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Scientism is a synonym of positivism, a common ideology in the 19th and 20th century which places its trust in scientific progress and only in scientific progress. However, while positivism may sometimes be used in a neutral way, scientism is always pejorative. It refers to the ideology of science as the only legitimate truth and to a conception of social progress has necessary and brought forth by technological development. Techno-utopianism and techno-progressivism, for example, have been accused of constituting a form of scientism, as well as the darker eugenicist movement or the Raelian cult which advocates the massification of cloning.

While it is usually the scientific community that is accused of scientism, non-scientific communities, such as New Age movements or utopians ideologies, may also be accused of scientism. Scientists themselves sometimes use the word "scientism" to refer to ananachronic conception of science: in this sense, though scientism is generally seen as a term used from an anti-science standpoint, it may as well be used by supporters of science who are proposing a less reductionist view of science.

"Reductionism", especially in this context, is intended by such as a critique of that scientific categorization which reduces individual variation into categories without regard for the consequences of such categorization, in particular upon those at the margins of such classification. Scientism used against reductionnism would then be the scientific analysis of populations which honors only prevalence and ignores outliers, tending to create undesirable norms.

The word scientism may be used in various contexts:

  • Scientism is a belief that scientific knowledge is the foundation of all knowledge and that, consequently, scientific argument should always be weighted more heavily than other forms of knowledge, particularly those which are not yet well described or justified from within the rational framework, or whose description fails to present itself in the course of a debate against a scientific argument. When used in a critique of science, it is dismissed by some scientists who maintain that all fields of inquiry should be subject to (and can ultimately be understood by) standard scientific methods of investigation.[1]
It can be contrasted by doctrines like historicism, which hold that there are certain "unknowable" truths. (Source for definition: The American Heritage® Dictionary of the English Language: Fourth Edition. 2000.)
This viewpoint is typified by comments such as "Scientific research has demonstrated that substance x causes cancer in humans."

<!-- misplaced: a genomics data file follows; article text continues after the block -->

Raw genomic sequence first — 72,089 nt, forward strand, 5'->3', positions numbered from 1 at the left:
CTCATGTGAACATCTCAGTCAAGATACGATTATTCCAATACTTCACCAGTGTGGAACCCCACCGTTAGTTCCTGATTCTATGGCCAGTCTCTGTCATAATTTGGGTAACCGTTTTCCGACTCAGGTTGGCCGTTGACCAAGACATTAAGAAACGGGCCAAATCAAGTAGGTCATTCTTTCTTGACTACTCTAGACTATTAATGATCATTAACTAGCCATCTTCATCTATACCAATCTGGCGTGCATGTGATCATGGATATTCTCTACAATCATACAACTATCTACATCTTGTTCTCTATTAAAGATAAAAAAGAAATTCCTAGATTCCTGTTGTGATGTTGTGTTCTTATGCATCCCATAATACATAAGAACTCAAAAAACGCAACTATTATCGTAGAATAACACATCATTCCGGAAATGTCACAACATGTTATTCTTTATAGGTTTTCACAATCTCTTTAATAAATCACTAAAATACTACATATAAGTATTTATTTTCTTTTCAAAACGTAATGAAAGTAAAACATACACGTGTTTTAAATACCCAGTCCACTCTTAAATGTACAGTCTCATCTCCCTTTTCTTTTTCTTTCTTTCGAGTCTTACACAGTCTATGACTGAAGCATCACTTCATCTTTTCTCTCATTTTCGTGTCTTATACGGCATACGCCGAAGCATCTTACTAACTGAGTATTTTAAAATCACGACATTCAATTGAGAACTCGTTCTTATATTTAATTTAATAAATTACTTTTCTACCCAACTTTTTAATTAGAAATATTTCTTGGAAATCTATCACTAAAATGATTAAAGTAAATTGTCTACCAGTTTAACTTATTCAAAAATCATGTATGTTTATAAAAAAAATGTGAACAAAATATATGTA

• As a form of dogma: "In essence, scientism sees science as the absolute and only justifiable access to the truth." [2]
  • Scientism can also be used to reject the assertion that the application of scientific understanding to all phenomena produces the predicted results and is therefore a reliable guide to policy. It implies a reliance on science unbalanced by, and therefore susceptible to, unconscious influence by other life factors such as experiences, emotions, values, dogmas, beliefs, and motive. These influences, and necessarily, the resulting science, are unscientific to the extent that they are unexamined in connection with the development of the science. In particular, in any area where secrets are known to be held, trust in science breaks down because influential facts are not being revealed, so no rational judgment can be fully trusted.

'Scientism' may be used to imply an ignorance (or denial) of a relationship/disjunction between metaphysical and natural phenomena. This sense of the term comes close to Hannah Arendt's use of it in The Origins of Totalitarianism; in her view, the Soviet Union and Nazi Germany had made the human condition a matter of scientific exactitude, and thus otherwise impossible moral or ethical questions (such as, "Can a man be worthless? And if so, can we euthanize him?") are easily resolved within the internally-consistent "scientific" methods of the state. In other words, the inhuman aspects of such totalitarian states cannot be said to be entirely unrelated to their adherence to pseudo-science as the ultimate arbiter of value.

See also


  • Susan Haack, "Science, Scientism, and Anti-Science in the Age of Preposterism", Skeptical Inquirer Magazine, 1997.
  • Sandra Harding, "Who Knows? Identities and Feminist Epistemology", in Joan E. Hartman and Ellen Messer-Davidow, eds., (En)gendering Knowledge, University of Tennessee Press, Knoxville, 1991, p. 109.
  • F.A. Hayek, The Counter-Revolution of Science: Studies on the Abuse of Reason, Glencoe: The Free Press, 1952.
  • Helmut Schoeck and James W. Wiggins, eds., Scientism and Values, D. Van Nostrand, Princeton, NJ, 1960.
  • Tom Sorell Scientism: Philosophy and the Infatuation With Science, Routledge, London, 1994.

External links

relativism and universal moral

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